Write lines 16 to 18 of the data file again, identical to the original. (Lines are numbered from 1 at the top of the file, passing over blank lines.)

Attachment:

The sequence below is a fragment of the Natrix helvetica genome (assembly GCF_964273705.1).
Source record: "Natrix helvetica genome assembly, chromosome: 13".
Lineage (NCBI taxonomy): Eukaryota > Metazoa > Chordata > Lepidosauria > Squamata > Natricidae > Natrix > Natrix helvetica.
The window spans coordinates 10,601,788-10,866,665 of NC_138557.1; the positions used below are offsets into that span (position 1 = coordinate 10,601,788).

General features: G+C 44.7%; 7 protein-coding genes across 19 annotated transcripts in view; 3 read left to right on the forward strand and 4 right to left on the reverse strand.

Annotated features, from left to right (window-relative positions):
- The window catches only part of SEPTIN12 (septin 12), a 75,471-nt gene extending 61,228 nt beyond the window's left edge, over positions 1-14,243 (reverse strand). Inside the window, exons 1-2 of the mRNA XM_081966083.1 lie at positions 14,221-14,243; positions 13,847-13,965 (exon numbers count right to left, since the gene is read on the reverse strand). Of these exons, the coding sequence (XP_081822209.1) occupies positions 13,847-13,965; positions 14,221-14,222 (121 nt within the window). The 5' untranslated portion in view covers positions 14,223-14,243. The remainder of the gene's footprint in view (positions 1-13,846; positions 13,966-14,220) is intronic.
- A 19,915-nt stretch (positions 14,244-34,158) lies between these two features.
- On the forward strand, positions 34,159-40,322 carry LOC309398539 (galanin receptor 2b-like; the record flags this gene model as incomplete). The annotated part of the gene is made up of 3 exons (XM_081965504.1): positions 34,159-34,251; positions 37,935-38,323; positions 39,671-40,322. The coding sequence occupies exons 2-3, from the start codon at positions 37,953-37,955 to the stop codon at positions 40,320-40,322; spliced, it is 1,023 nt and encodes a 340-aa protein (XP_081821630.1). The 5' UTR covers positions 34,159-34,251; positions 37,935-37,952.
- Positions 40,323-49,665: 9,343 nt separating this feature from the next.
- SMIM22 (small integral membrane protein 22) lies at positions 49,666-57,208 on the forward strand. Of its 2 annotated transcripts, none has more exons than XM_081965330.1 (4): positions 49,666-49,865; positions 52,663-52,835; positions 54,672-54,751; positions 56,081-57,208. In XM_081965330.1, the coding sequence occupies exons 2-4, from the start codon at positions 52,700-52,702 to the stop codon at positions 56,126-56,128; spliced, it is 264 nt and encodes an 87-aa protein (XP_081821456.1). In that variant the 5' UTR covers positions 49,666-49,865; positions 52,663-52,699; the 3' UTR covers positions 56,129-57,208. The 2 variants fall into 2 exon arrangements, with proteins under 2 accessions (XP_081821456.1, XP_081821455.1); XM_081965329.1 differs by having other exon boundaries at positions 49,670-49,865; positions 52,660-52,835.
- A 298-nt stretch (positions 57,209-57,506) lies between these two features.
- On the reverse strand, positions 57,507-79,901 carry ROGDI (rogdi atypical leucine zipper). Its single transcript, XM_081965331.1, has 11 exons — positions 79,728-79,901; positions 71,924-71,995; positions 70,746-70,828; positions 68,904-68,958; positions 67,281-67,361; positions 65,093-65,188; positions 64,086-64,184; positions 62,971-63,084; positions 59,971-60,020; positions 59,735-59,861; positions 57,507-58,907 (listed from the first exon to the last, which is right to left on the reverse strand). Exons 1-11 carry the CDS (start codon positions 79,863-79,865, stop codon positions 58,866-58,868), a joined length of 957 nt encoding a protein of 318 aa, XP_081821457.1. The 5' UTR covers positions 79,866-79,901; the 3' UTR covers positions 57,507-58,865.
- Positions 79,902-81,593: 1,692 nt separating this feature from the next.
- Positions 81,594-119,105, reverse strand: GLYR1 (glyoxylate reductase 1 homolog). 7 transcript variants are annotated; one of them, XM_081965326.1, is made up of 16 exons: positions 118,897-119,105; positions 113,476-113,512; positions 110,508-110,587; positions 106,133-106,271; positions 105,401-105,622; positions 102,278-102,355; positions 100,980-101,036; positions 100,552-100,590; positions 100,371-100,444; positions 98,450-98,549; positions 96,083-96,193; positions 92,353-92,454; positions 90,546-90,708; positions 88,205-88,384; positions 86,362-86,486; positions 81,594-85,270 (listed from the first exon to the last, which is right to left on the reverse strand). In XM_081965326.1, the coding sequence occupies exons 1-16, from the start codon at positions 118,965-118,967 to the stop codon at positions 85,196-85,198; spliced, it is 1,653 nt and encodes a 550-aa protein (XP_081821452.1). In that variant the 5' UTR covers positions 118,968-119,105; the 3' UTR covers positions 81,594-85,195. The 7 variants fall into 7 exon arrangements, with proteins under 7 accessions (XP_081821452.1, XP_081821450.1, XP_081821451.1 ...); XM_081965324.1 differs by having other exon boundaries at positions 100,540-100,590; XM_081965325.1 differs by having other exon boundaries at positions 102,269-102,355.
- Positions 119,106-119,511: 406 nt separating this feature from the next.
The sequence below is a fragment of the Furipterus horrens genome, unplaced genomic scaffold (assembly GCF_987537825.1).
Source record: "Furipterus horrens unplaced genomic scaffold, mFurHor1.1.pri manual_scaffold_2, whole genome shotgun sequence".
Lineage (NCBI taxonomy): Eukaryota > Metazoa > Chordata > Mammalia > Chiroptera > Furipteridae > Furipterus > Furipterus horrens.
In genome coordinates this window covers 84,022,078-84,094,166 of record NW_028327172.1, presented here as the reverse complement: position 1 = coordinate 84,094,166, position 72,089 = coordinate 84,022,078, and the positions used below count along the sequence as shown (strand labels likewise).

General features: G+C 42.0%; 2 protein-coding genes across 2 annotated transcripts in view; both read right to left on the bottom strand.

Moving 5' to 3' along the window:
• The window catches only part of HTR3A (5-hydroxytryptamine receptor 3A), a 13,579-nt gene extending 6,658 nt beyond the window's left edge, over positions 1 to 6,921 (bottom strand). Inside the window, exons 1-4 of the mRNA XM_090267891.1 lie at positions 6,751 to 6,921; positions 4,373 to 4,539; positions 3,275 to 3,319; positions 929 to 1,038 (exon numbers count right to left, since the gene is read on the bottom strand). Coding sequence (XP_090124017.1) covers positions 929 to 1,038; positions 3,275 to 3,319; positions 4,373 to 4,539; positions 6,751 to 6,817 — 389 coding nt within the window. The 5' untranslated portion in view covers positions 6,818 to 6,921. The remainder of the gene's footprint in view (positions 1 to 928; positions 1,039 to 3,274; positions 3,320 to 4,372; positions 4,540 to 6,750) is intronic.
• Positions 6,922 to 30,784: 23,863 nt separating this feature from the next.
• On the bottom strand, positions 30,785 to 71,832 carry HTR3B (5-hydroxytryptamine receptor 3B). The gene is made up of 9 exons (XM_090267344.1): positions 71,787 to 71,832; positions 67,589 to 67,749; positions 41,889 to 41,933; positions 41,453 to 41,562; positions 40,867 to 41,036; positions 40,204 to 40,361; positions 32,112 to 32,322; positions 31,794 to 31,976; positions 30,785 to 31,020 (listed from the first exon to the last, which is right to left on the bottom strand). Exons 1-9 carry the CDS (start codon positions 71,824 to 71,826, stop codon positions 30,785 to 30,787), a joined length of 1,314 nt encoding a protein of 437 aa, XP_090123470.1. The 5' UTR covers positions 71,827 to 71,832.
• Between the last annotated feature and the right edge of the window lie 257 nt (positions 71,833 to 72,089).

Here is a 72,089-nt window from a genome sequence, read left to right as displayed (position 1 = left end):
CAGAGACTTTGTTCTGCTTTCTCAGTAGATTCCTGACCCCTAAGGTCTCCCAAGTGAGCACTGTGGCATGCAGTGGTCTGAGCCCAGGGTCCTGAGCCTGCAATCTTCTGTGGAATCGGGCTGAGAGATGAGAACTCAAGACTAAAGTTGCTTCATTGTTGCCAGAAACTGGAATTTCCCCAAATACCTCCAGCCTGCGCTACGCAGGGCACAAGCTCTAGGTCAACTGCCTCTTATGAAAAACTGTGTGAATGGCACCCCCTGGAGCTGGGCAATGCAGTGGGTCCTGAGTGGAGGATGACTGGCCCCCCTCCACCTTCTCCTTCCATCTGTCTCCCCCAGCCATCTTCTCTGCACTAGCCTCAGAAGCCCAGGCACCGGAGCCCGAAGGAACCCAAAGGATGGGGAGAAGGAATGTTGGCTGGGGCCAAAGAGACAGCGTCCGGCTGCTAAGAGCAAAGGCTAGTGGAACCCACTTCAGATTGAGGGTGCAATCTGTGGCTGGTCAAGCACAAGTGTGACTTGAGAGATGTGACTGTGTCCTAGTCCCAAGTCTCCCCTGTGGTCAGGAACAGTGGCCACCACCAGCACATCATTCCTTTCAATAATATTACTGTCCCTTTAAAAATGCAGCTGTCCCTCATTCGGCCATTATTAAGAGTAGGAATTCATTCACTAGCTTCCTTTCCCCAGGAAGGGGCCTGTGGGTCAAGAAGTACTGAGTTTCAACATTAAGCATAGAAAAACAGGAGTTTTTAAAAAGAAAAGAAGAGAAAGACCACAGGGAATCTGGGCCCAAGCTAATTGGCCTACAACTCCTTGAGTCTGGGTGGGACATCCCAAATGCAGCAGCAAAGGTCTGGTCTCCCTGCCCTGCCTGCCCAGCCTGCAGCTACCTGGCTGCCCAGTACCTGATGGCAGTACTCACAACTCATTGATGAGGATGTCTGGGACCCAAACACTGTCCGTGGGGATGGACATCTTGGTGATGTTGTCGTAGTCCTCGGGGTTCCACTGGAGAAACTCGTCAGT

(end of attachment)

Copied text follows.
- Positions 119,106-119,511: 406 nt separating this feature from the next.
The sequence below is a fragment of the Furipterus horrens genome, unplaced genomic scaffold (assembly GCF_987537825.1).
Source record: "Furipterus horrens unplaced genomic scaffold, mFurHor1.1.pri manual_scaffold_2, whole genome shotgun sequence".